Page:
I hope to be ready by this weekend to start applying finish to the rustic bed
I'm building for my daughter. Mostly quarter-sawn Douglas fir.
This is the first dry fit:
I think I want to use a gel stain and possible a gel final finish mainly
because wiping something "thick" onto these big pieces sounds easier than
any kind of brush on/runny finish. I'm really limited on space and spraying
is not an option.
I'm not looking to change the color too much, maybe darken it just a little
and bring out some of the red. Any and all suggestions are welcome, including
comments on stain-sealers if required and what to use as a final finish.
The simpler the better, I'm a real novice when it comes to finishing.
Well I will say that different gel stains work differently. Mostly you
wipe them on and immediately wipe it off, and after wiping of, buff out,
with a cleaner cloth, to get rid of smudges.
If you want to just darken a little the varnish might be enough and a
lot less work.
TEST on scraps.
On Tuesday, September 13, 2016 at 8:52:18 AM UTC-4, Leon wrote:
Will varnish bring out any of the red? I sure wouldn't mind "a lot less
I have a sample board that I'll try to post an image of later, but I don't
know how the color will come out via my cell phone then uploading. There was
one stain that I had lying around that brought out the red and that my
It will if you add a bit of universal tint to it :)
Without it (tint), it will appear yellower and darker. The wood will also
darken with or without varnish and/or stain over time and exposure to light;
if you want to retard that, use a top coat with an UV inhibitor in it.
On Tuesday, September 13, 2016 at 11:37:37 AM UTC-4, dadiOH wrote:
I am hoping that the wood has already attained it's steady state as far as
The vast majority of this wood, as in *all* of the headboard board slats
and uprights has been lying around in it's current condition (S4S) for
about 20 years. It was originally reclaimed and then cut/surfaced to be
used as door and window trim in a post and beam house. For various reasons
it never got used and the owner put it on Craigslist at almost the exact
same time as my daughter said "Dad, can you build me a rustic bed from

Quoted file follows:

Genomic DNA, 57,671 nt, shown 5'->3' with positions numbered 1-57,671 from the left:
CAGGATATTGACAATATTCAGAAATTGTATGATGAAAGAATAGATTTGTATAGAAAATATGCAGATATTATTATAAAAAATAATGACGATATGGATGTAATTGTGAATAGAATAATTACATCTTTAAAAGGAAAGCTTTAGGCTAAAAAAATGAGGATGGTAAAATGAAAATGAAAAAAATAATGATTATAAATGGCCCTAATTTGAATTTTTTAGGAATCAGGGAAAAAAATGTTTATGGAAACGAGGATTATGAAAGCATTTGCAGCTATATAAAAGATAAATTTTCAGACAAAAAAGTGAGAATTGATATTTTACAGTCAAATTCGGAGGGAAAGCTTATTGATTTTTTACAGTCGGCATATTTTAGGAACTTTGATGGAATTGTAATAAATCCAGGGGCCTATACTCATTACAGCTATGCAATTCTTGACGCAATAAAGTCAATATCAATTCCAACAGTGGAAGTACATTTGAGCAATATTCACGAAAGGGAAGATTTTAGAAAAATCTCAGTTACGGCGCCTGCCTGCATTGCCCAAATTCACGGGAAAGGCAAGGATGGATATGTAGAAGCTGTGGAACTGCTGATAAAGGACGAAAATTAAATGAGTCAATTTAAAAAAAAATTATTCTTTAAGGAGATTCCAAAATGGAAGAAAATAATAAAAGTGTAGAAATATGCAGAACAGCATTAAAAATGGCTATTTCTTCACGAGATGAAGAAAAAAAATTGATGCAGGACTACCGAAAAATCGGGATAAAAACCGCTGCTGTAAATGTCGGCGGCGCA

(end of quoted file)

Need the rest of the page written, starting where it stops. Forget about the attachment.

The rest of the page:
reclaimed wood?" Can you say "serendipity"? ;-)
The rails were the only rough lumber that needed to be planed down. You can
see the totally different grain pattern in the rails vs. the quartersawn
On the fir you'll want to use a sanding sealer first (cut shellac) to
avoid the otherwise inevitable blotching of the difference in takeup of
any stain/finish Doug fir is bad about.
I'd probably just use a wiping varnish and protect the glue spaces with
blue tape and finish at least first coat before assembly.
Just as a thought if you've not; I'd also strongly recommend either
rounding over or (I think it'd look better with) chamfer those hard
square edges--otherwise it's going to accumulate a lot of dents and
dings and there will be many "ouches" I foresee in the future...
On Tuesday, September 13, 2016 at 9:18:18 AM UTC-4, dpb wrote:
Just to be clear: If I use a wiping varnish do I still use a sanding
sealer or is that just for stain?
Yes, that is the plan. My daughter has requested a very light roundover
as opposed to the 1/4" (?) I did on the bunk beds I built for her many
years ago. I think I've settled on a light hand sanding vs. even a 1/8"
round over bit. At least that's what SWMBO says to do. ;-)
Thanks. I was limited as to what I could do because the reclaimed wood was
already "cut to size" for the most part. A couple of the uprights for the
headboard had to be ripped down, which exposed a totally different side
grain pattern than the face. I ripped very thin strips of side grain from
other pieces and glued them on, creating a uniform look on the sides and
Depends. Do you want to minimize or accent grain? Varnish will maximize ;
if you want to minimize, use a water base sealer or clear coat, THEN
BTW, you can wipe any varnish. Just thin 50/50 or so with thinner, get a
wad of cotton, wrap the cotton with a piece of old cotton sheet, dip in
varnish and wipe away.
Personally, and with fir, I would indeed use a heavy gel stain if you
must stain ... less likely to blotch and you won't need to use a
Nothing wrong with keeping it natural. If going that route, I would
choose an oil based lacquer or varnish. Water based won't age as nicely
as oil based film finishes.
Above all, do some tests on some scrap before you take any Internet
advice ... there will be as many opinions as assholes on this. ;)
On Tuesday, September 13, 2016 at 10:26:39 AM UTC-4, Swingman wrote:
Thanks. I'll definitely do some testing. I like the thought of natural.
There is already a lot of variation in the colors and I'd like to retain
as much of that as possible. There is also exposed end grain, side grain,
face grain, etc. There is no way it will ever be uniform, so I might as
well take advantage of that.
In that case, you may be well pleased w/o the sanding sealer/undercoat;
I was presuming you'd want to even-up the overall piece rather than
accentuate the differences.
I'd still be somewhat concerned w/ fir and the source of this that
unless it's finish sanded uniformly that variations in surface texture
of the material "as is" will lead to disparate reflectance and variation
in individual pieces...
But, you'll have to judge that from being close up; as another noted,
wiping it down with mineral spirits will give you a good idea of how
similar/dissimilar the surface is going to be and will highlight any
scratches or other defects that you can be the judge of as to
desirability or no...
OMG|No offense intended but my daughter Brittany
is a far more skilled woodworker than you r. In her
first video tutorial she builds a cute functional end
table < https://www.youtube.com/watch?v=_ENqg-jX-6s she
would never use splitted lumber as you did on the
bottom horizontal headboard piece. Shoddy!
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